You, too, can be an adaptive business leader, if you spend time with your ear and nose to the ground, listening and looking for signs of opportunity and change, then acting quickly to accommodate or take advantage of limited windows in time.  It is a skill that can be taught.  More importantly it is one requiring that you spend some amount of your time looking for signs of change.  Many of us are locked in the daily grind of our business, and default to managing events and reacting to incoming stimuli, such as emails and internal requests for assistance.

An adaptive leader seeks out change and embraces the opportunity to take advantage of trends early in their cycle, or to reconstruct a business in response to early signs of trouble or weakness.

Start by paying more attention to indicators of change within and outside your organization. Gather information to support your observations. Then act when appropriate to secure the advantage or protect the enterprise.

Seek out a roundtable organization if you can, to find a group of fellow executives ready to share and solve your problems of the month, or share theirs with you to better inform you of those you might otherwise miss in your management life.  It is certainly worth the time and effort to hone your skills at becoming an adaptive business leader.

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3 Responses to Be an Adaptive Business Leader.

  1. kim shepherd says:

    Dave,
    As always, thank you for your sage advice and your kind words.

  2. Michael O'Daniel says:

    There is no doubt that these roundtables provide a valuable forum for CEOs to share information that they can act upon immediately. But there is also another way to become an adaptive business leader: by drawing on information and insights readily available within your own organization. Listen to your employees. Proactively. Go to them. Seek them out. Ask them questions. Let them know their answers will be treated in confidence. Let them know you value their input. Let them know whether or not you can act upon what they suggest, and if so, what the results were. I coined the term “marketing by walking around” to emphasize the value of gathering information that could be put to use immediately in this manner.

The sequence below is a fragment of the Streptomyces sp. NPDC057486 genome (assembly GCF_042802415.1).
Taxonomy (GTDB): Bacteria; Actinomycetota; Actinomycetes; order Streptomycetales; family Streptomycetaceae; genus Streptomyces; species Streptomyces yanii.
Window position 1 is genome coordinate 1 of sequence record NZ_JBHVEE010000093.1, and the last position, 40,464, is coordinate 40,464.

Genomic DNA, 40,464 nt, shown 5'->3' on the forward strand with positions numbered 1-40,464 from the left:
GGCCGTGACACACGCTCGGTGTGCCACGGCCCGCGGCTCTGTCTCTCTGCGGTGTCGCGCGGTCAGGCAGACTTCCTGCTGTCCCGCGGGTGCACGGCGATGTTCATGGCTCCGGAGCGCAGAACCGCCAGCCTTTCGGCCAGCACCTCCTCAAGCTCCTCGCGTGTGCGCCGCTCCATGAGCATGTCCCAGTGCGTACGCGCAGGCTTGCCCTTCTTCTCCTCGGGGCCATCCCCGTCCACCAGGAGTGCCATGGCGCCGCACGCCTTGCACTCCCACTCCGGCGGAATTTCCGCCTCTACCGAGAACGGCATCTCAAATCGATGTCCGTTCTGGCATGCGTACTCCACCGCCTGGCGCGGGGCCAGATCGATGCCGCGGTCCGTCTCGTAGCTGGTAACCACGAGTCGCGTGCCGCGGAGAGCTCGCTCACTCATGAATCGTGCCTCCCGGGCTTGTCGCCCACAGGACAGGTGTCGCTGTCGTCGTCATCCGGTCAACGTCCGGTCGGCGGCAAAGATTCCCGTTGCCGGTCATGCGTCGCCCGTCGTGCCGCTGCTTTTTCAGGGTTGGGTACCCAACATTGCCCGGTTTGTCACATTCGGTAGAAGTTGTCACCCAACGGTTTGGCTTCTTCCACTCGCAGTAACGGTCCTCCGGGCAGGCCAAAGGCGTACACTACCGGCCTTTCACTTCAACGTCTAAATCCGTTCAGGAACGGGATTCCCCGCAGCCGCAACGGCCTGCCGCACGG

Many businesses are so hung up on hierarchy that the C-level people do not want to hear feedback from anyone below their level. That attitude then spills over into each lower level of management. The problem with that approach is that you don’t always get the true story by listening only to managers at your own level. I worked at a company where one of the factors in its loss of market leadership was that a fire was raging in a particular department that was critical to customer retention but the COO who had oversight kept telling the CEO that everything was OK.

    Re: the recession of 2008, so many people at the line level saw it coming, but the people they reported to weren’t listening — in fact, they were demanding increased sales projections when they should have been facing reality and looking for operating efficiencies. As a result, many companies, in fact entire industries, crashed and burned, and tens / hundreds of thousands of people lost their jobs in the process. We were affected firsthand — my wife worked in sales administration for a major media company that was then acquired at fire-sale prices by a private equity firm that immediately began the dismantling process and getting rid of its most valuable employees because they were the ones making the most money. I’m sure many other readers have lived through or know of similar horror stories.

  3. Lonnie Martin says:

    Great note, Dave………..you can see below why I’m jaded on this subject.

    Unfortunately, too many if not most/all young company CEO’s say they can afford neither the time or the money for a group like this………….which is penny-wise-pound-foolish in my view.

    I Chair 2 CEO groups up here in the Sacramento area……….and I continue to Chair the Sacramento Angels.

    I really appreciate reading your stuff! I write a bi-monthly column for the Sacramento Business Journal re the broader topics of angel investing and entrepreneurism, but I can’t hold a candle to you!

    Best regards,

    Lonnie Martin